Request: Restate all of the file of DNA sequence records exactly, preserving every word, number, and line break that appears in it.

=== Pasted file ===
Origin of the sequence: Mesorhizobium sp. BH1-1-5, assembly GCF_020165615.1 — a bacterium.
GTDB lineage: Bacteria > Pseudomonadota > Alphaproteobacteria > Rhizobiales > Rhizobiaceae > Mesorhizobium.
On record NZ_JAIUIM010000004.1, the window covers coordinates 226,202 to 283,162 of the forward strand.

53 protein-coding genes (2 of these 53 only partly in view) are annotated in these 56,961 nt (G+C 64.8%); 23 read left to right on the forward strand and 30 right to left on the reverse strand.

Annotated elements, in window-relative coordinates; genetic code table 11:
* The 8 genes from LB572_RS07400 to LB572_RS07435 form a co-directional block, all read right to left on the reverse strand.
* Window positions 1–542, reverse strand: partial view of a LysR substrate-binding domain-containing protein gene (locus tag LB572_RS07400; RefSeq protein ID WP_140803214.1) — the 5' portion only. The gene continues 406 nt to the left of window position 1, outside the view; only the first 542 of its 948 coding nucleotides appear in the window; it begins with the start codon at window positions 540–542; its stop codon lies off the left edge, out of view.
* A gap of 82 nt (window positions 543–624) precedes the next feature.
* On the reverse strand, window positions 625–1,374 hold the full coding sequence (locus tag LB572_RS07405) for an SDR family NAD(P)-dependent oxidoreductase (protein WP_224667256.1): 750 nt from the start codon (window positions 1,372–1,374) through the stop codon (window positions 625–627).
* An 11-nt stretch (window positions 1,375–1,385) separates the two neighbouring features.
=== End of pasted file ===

Origin of the sequence: Mesorhizobium sp. BH1-1-5, assembly GCF_020165615.1 — a bacterium.
GTDB lineage: Bacteria > Pseudomonadota > Alphaproteobacteria > Rhizobiales > Rhizobiaceae > Mesorhizobium.
On record NZ_JAIUIM010000004.1, the window covers coordinates 226,202 to 283,162 of the forward strand.

53 protein-coding genes (2 of these 53 only partly in view) are annotated in these 56,961 nt (G+C 64.8%); 23 read left to right on the forward strand and 30 right to left on the reverse strand.

Annotated elements, in window-relative coordinates; genetic code table 11:
* The 8 genes from LB572_RS07400 to LB572_RS07435 form a co-directional block, all read right to left on the reverse strand.
* Window positions 1–542, reverse strand: partial view of a LysR substrate-binding domain-containing protein gene (locus tag LB572_RS07400; RefSeq protein ID WP_140803214.1) — the 5' portion only. The gene continues 406 nt to the left of window position 1, outside the view; only the first 542 of its 948 coding nucleotides appear in the window; it begins with the start codon at window positions 540–542; its stop codon lies off the left edge, out of view.
* A gap of 82 nt (window positions 543–624) precedes the next feature.
* On the reverse strand, window positions 625–1,374 hold the full coding sequence (locus tag LB572_RS07405) for an SDR family NAD(P)-dependent oxidoreductase (protein WP_224667256.1): 750 nt from the start codon (window positions 1,372–1,374) through the stop codon (window positions 625–627).
* An 11-nt stretch (window positions 1,375–1,385) separates the two neighbouring features.